Nowadays consumers are constantly confronted with different ads while scrolling through digital platforms. Although sometimes these recommendations are useful, they also pose some risks related to data privacy.

AdTech, or advertising technology, refers to several types of software tools used by brands and advertisers to deliver and manage digital advertising campaigns with the goal of reaching consumers more easily. During the 1990s, there were many companies, institutions and even Internet aficionados that began developing their first public websites. Although at the time the investment in digital advertising was very little, it has increased over the years and digital ad spending is predicted to reach US$515,277m this year. Its main advantage is considered to be the fact that it enables a more exact and tailored targeting of potential clients through the use of cookies and other online monitoring tools. In whole, AdTech provides the technology which enables and facilitates the collection and use of data by advertisers in order to guarantee that their content, goods and services are relevant and most of all, consumed.

There are some types of AdTech solutions, for example:

Demand side platforms

A demand side platform (DSP) is an automation tool which basically connects to ads; meaning that it allows an advertiser to buy advertising. It enables ad buyers to buy and bid in real time to show their ads and manage their ad inventories, allowing advertisers to target their ideal client groups by selecting the ad they wish to purchase. Facebook Ads Manager, Media Math and Choozle constitute some examples of demand side platforms.  

Supply side platforms

Differently, a supply side platform (SSP) is designed to allow publishers to make their advertising inventory available by connecting them with multiple ad exchanges, demand side platforms and ad networks all at once. For instance, Sharethrough, PubMatic and OpenX are all examples of different supply side platforms.

Ad exchanges

An ad exchange is a highly automated online system that provides a marketplace which includes demand side platforms and supply side platforms in order to improve and facilitate buying and selling online advertising spots. These platforms operate similarly to the online stock trading platforms. Some ad exchange platforms include Index Exchange, Smaato and SmartyAds, among many others.  

Search engine marketing platforms

A search engine marketing (SEM) platform is another representative example of AdTech. Search engines, such as Google, allows advertisers to buy ad space for specific keywords. This means that when an individual searches for a specific product or service online, they will see the ads alongside those search queries. For instance, a chocolate company might place ads which appear in the search results for “best chocolates in Lisbon”.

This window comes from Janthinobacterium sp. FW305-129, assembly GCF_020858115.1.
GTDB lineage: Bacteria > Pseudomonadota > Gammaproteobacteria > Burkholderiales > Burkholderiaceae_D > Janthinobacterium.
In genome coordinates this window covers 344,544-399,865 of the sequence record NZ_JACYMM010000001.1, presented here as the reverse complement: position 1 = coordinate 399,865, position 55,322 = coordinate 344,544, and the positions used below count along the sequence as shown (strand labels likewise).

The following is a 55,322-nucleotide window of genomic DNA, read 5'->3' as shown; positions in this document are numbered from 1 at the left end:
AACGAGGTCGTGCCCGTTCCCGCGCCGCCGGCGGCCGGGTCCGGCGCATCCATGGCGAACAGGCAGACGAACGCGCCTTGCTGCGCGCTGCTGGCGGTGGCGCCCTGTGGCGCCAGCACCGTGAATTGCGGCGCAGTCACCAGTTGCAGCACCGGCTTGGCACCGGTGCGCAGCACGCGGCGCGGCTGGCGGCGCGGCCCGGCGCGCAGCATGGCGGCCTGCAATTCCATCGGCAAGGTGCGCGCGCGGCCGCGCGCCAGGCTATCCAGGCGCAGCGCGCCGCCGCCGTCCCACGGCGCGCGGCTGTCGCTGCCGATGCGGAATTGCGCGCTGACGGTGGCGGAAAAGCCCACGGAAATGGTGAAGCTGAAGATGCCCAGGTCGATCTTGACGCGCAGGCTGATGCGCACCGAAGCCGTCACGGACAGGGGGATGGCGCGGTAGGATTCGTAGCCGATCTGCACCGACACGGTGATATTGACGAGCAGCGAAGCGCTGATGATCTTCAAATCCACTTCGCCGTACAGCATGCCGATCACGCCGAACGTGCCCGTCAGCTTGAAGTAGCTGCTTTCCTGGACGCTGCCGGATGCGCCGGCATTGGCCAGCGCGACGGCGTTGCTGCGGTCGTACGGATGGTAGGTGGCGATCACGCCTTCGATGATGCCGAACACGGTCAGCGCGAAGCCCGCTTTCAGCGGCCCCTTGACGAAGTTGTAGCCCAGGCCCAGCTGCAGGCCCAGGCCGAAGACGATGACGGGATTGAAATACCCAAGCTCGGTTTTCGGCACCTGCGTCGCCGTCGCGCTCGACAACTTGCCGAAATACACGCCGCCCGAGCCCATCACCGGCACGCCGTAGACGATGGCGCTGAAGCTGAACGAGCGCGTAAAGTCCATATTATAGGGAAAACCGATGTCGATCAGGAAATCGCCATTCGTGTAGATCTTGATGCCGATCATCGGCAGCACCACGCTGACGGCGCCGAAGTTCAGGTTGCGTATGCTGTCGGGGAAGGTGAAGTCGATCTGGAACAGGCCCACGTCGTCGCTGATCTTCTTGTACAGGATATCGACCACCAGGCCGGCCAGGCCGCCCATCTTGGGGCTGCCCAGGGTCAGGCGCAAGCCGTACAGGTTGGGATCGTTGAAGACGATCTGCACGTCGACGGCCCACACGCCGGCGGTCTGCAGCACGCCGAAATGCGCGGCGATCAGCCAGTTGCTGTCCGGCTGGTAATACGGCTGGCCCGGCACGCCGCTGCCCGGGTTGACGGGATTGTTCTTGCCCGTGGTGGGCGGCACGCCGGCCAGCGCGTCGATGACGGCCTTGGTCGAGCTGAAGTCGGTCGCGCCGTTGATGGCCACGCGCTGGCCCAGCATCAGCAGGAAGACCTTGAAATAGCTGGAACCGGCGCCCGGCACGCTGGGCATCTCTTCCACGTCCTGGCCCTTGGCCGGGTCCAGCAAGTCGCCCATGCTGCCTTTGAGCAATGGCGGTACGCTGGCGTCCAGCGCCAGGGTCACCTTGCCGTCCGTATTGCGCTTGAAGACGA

There is a multitude of benefits connected with the use of AdTech. For instance, it allows advertisers and agencies to manage their integrated campaigns in a successful and effective way. Moreover, it is also useful for companies to manage their budgets efficiently and to optimize their digital advertising return on investment. Furthermore, the AdTech environment also enables marketers to strategically plan their advertising campaigns.

Society has become predominantly digital and brick-and-mortar and digital commerce are completely different. In the latter, it is possible to gather and store personal data, the consumers preferences and their online behaviour. Additionally, the data collected can include the referring website, demographics, information on the visitor’s device, interaction with advertising content, among others.

Overall, advertisers want consumers who are likely to purchase their goods to see their ads, and individuals want to see ads which are relevant to them. Nevertheless, using AdTech for online consumer profiling and data exploitation collected through software tools raises a number of legal challenges, notably concerning data privacy.

In 2016, with the adoption of the GDPR (General Data Protection Regulation) by the EU (European Union), consumers became more aware about their personal data and its high value.

For instance, in France the CNIL (Commission Nationale Informatique & Libertés) fined Google 50 million euros for not being compliant with the GDPR. More specifically, it was determined that Google’s privacy policy did not meet the transparency and information criteria and it had not obtained valid consent for targeted advertising, since users were provided with insufficient information for their consent to be valid, informed and specific.

A different case took place in Germany, where the Bundeskartellamt prohibited Facebook from combining user data from different sources, for example WhatsApp and Instagram, with the goal of improving its targeting advertising. Consequently, it was found that most users were not aware that Facebook did not have a lawful basis for this kind of data processing. In conclusion, although targeted advertising and AdTech are one of the core economic activities of online platforms, as it was highlighted in the Proposal of the Digital Services Act,  it is of paramount importance  to eliminate unlawful and unaccountable processing of personal data, which can increase the possibility of harmful risks to users. Moreover, companies should focus on protecting their consumers privacy and being more transparent. To sum up, advertisers and brands should comply with the legal and regulatory requirements and compliant AdTech solutions should be developed.

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